Breaking A Sweat: 30 Minute Workouts Helps With Weight Loss
Connie K. Ho for redOrbit.com – Your Universe Online
It can be difficult at times to understand the right activities and the necessary amount of time needed to lose weight. To delve into this issue, scientists looked at the different amounts of time that could affect an individuals’ exercise regime. In particular, researchers from the University of Copenhagen found that 30 minutes of daily exercise can be an effective weight loss strategy, and 50 minutes of daily training can be helpful with body mass.
The study, featured in the American Journal of Physiology, was conducted by a team from the Faculty of Health and Medical Sciences at the University of Copenhagen. Over a period of 13 weeks, 60 Danish men participated in the program to get into better shape. Half of the men were instructed to exercise for an hour a day with a heart-rate monitor and a calorie counter. The second group only had to sweat for 30 minutes.
“A moderate dose of exercise induced a markedly greater than expected negative energy balance, while a higher dose induced a small but quantifiable degree of compensation,” wrote the authors in the report.
In the project, the individuals trained seven days a week for three months. All the training sessions made the participants sweat, but also increased in intensity over time. The researchers also looked at exercise as a form of transport, allowing them to exercise from point A to point B.
The results showed that, on average, men who exercised 30 minutes a day lost 3.6 kilos over a six-month period. 30 minutes of concentrated exercise training also helped participants burn more calories than they anticipated in a specific training program. In comparison, men who exercised for an hour only lost 2.7 kg. The researchers suggested that working out for an hour may not necessarily bring about additional fat or weight loss.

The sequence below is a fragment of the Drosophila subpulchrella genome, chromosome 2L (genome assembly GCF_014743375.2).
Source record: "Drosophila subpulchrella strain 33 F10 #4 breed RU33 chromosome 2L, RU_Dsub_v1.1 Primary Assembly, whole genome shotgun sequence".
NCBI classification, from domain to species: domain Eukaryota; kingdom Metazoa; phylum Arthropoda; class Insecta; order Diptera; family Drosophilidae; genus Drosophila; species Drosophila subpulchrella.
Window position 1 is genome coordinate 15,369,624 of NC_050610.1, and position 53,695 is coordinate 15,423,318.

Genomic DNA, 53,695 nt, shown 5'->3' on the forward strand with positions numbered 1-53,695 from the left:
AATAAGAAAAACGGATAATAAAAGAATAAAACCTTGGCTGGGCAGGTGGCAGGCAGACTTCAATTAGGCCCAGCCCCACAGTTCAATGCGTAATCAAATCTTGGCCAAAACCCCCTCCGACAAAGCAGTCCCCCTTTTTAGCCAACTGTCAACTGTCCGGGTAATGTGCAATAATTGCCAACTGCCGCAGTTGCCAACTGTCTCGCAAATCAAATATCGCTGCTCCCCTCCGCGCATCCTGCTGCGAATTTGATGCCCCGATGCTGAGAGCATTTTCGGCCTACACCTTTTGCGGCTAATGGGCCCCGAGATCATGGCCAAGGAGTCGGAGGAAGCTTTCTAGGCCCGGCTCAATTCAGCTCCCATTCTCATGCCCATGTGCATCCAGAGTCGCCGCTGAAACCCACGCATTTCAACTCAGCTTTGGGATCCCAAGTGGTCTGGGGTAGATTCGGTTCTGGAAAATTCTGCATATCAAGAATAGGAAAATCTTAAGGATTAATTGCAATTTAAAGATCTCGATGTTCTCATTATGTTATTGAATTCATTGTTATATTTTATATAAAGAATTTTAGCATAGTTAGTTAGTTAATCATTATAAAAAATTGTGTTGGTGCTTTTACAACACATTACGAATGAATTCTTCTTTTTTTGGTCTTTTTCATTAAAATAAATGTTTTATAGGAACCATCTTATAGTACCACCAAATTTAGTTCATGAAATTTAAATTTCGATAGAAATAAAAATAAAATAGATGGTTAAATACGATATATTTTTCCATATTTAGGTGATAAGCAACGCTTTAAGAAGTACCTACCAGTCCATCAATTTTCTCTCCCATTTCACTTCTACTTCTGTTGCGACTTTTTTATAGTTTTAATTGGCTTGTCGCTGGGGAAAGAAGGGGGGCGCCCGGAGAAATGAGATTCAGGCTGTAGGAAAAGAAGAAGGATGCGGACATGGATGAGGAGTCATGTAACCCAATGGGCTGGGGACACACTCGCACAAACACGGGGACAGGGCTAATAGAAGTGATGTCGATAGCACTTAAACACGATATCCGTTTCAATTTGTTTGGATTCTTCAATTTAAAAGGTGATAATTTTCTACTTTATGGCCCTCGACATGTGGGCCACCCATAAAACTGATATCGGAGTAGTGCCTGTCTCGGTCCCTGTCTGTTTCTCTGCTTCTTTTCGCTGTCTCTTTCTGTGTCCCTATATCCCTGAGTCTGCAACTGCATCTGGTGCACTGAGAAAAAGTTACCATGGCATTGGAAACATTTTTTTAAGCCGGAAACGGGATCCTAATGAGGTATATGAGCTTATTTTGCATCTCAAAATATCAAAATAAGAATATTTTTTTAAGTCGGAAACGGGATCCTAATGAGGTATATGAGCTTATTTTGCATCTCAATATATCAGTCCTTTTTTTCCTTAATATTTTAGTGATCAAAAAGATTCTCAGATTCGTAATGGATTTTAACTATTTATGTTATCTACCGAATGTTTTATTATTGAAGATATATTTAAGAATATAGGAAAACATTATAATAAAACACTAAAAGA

The scientists also believe that one of the reasons why 30 minutes of exercise is effective is that the fact that this amount of physical activity seems doable for the participants. As well, the study group that focused on 60 minutes of exercises possibly ate more and, as such, lost less weight than expected. In terms of particular activities, the men who completed biking, running, or rowing lost the most weight.
Many of the participants in the study hoped to have a lifestyle change with the increase of exercise training. Health science researchers observed their energy balance, hormones, and insulin resistance. Ethnologists also helped in adjusting bad habits and identifying cultural barriers.
Researchers believe that the broad interdisciplinary approach for the FINE project allowed them to pool strong data. As a result, they felt that few participants stopped the program prematurely. The focus on the participants’ motivation for the program also helped with the process.
“We have really been on the same wavelength as our research subjects – and the FINE study covered all aspects of training, both physical and psychological,” remarked researcher Mads Rosenkilde in a prepared statement.